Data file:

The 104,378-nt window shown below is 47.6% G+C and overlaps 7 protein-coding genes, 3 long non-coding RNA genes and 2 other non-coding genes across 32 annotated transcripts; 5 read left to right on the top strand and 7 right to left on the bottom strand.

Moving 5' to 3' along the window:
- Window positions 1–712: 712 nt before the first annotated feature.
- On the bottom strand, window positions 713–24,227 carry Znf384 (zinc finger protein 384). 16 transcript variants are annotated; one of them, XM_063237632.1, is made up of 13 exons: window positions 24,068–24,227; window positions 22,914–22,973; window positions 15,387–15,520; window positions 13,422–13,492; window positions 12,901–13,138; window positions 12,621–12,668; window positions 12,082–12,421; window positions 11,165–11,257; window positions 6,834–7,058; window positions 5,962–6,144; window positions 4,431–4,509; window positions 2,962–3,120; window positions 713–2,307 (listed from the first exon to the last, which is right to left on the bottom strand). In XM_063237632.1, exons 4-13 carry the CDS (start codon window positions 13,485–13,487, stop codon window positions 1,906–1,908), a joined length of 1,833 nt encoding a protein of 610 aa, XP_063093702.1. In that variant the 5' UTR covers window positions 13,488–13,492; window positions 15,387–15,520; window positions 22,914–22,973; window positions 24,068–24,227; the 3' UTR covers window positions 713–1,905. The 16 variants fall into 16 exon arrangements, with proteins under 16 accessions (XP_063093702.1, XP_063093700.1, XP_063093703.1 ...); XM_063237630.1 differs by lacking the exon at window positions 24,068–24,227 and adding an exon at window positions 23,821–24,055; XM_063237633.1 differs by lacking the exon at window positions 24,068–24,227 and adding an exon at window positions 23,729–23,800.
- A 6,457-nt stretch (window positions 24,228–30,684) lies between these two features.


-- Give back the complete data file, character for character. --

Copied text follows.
The 104,378-nt window shown below is 47.6% G+C and overlaps 7 protein-coding genes, 3 long non-coding RNA genes and 2 other non-coding genes across 32 annotated transcripts; 5 read left to right on the top strand and 7 right to left on the bottom strand.

Moving 5' to 3' along the window:
- Window positions 1–712: 712 nt before the first annotated feature.
- On the bottom strand, window positions 713–24,227 carry Znf384 (zinc finger protein 384). 16 transcript variants are annotated; one of them, XM_063237632.1, is made up of 13 exons: window positions 24,068–24,227; window positions 22,914–22,973; window positions 15,387–15,520; window positions 13,422–13,492; window positions 12,901–13,138; window positions 12,621–12,668; window positions 12,082–12,421; window positions 11,165–11,257; window positions 6,834–7,058; window positions 5,962–6,144; window positions 4,431–4,509; window positions 2,962–3,120; window positions 713–2,307 (listed from the first exon to the last, which is right to left on the bottom strand). In XM_063237632.1, exons 4-13 carry the CDS (start codon window positions 13,485–13,487, stop codon window positions 1,906–1,908), a joined length of 1,833 nt encoding a protein of 610 aa, XP_063093702.1. In that variant the 5' UTR covers window positions 13,488–13,492; window positions 15,387–15,520; window positions 22,914–22,973; window positions 24,068–24,227; the 3' UTR covers window positions 713–1,905. The 16 variants fall into 16 exon arrangements, with proteins under 16 accessions (XP_063093702.1, XP_063093700.1, XP_063093703.1 ...); XM_063237630.1 differs by lacking the exon at window positions 24,068–24,227 and adding an exon at window positions 23,821–24,055; XM_063237633.1 differs by lacking the exon at window positions 24,068–24,227 and adding an exon at window positions 23,729–23,800.
- A 6,457-nt stretch (window positions 24,228–30,684) lies between these two features.